The Bill Williams River was one of nine rivers enrolled at the inception of the Sustainable Rivers Project (SRP). The SRP, which started in 2002, is an ongoing nationwide partnership between the U.S. Army Corps of Engineers and The Nature Conservancy to improve the health and life of rivers by changing the operations of Corps dams, while maintaining or enhancing project benefits.
The Bill Williams is certainly unique to the SRP, and perhaps to the United States. A tributary of the Colorado River, the Bill Williams drains a remote area of the Sonoran Desert and adjoining chaparral and forested habitats in western Arizona. Aligned east-west, its watershed is a good precipitation trap for any Pacific storms bold enough to venture into west central Arizona.
Statistically, the Bill Williams is one of the most variable rivers in the United States. Historical peak flows approached or exceeded 100,000 cfs six times between 1916 and 1939 and summer flows routinely fell to near zero levels. Flows in the lower Bill Williams are now regulated by Alamo Dam, a Corps Reservoir Project built in 1968 and operated for water supply, recreation, fish and wildlife, and flood control.
The Bill Williams River corridor contains the last remaining native woodland habitat of any size along the lower Colorado River drainage. Given the historic losses of this habitat – primarily cottonwood-willow and mesquite stands – and the limited ability to restore it along other portions of the Colorado River, the Bill Williams River corridor is disproportionately important for both existing habitat and habitat restoration potential.
“The riparian forest of the Bill Williams is a critical environmental resource for sustaining wildlife in the Southwest. More than 340 bird species have been observed within the Bill Williams River National Wildlife Refuge and for many migratory species the Bill Will is the only hospitable area for many miles,” said Dr. John Hall, Sonoran Desert Program Manager for The Nature Conservancy and member of the Bill Williams Steering Committee.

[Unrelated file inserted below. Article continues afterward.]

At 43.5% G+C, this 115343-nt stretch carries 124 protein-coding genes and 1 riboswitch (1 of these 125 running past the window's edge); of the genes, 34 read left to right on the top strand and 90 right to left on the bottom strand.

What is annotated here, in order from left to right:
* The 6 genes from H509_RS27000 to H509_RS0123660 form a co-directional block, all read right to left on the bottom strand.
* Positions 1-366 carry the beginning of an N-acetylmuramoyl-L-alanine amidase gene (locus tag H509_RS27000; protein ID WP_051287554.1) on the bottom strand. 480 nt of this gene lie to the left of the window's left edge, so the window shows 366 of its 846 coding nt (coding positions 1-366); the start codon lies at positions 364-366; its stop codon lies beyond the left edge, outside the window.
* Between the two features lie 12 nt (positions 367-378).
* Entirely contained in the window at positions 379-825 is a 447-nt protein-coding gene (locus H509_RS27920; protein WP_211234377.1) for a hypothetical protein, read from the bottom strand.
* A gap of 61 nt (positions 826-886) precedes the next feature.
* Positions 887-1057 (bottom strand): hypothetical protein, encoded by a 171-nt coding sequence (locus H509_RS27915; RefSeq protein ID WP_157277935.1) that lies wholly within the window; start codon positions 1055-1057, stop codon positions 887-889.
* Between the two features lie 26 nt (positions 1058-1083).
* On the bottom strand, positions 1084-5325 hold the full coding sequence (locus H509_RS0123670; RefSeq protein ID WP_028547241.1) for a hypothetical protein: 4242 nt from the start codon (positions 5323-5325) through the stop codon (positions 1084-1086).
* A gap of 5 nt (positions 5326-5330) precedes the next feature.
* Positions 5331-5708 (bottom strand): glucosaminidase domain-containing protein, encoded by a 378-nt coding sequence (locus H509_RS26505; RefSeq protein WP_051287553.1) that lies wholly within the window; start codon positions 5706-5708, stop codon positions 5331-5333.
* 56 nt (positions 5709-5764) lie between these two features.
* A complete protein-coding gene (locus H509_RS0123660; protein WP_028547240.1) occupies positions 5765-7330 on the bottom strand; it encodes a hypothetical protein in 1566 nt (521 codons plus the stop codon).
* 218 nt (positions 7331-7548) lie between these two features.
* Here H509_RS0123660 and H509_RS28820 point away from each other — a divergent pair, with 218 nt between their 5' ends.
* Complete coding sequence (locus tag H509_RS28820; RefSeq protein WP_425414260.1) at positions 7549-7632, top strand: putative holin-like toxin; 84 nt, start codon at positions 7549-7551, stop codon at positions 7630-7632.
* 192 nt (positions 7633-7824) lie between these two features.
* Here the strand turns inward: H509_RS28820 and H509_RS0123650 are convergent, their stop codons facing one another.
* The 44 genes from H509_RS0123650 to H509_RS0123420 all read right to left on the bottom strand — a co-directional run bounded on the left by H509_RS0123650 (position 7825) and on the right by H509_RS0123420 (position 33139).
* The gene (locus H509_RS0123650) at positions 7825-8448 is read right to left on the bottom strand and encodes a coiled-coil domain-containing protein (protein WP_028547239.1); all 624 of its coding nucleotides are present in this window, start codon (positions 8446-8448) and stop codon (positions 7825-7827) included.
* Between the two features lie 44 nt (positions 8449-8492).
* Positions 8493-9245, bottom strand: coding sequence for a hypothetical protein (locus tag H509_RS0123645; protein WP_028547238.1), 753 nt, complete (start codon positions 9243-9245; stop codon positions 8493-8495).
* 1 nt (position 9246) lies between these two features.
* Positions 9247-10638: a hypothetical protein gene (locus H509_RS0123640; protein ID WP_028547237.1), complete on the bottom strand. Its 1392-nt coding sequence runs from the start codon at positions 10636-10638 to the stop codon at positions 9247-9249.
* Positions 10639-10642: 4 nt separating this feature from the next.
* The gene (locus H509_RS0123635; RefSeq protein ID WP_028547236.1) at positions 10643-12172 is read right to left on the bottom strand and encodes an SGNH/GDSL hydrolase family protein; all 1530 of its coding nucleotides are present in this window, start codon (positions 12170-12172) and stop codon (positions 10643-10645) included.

In March 2005, an ecosystem flow workshop was conducted with the purpose of defining a set of flow requirements for sustaining the long term health of the Bill Williams River corridor. The workshop was sponsored by the Bill Williams River Corridor Steering Committee (BWRCSC), which is a group of delegates from nine organizations that works to provide a collaborative, science-based framework to inform decision-making for water related efforts on the river system.
“A momentous occasion…over 50 scientists, engineers, and natural resource managers - representing more than 20 institutions - working together to reach consensus on a set of flow requirements in only two and half days,” said Andrew Hautzinger, U.S. Fish and Wildlife Service and chair of the Steering Committee.
The Bill Williams workshop began with introductory remarks that outlined the purpose and structure of the workshop, expected products, and how the products would be used to guide management decisions.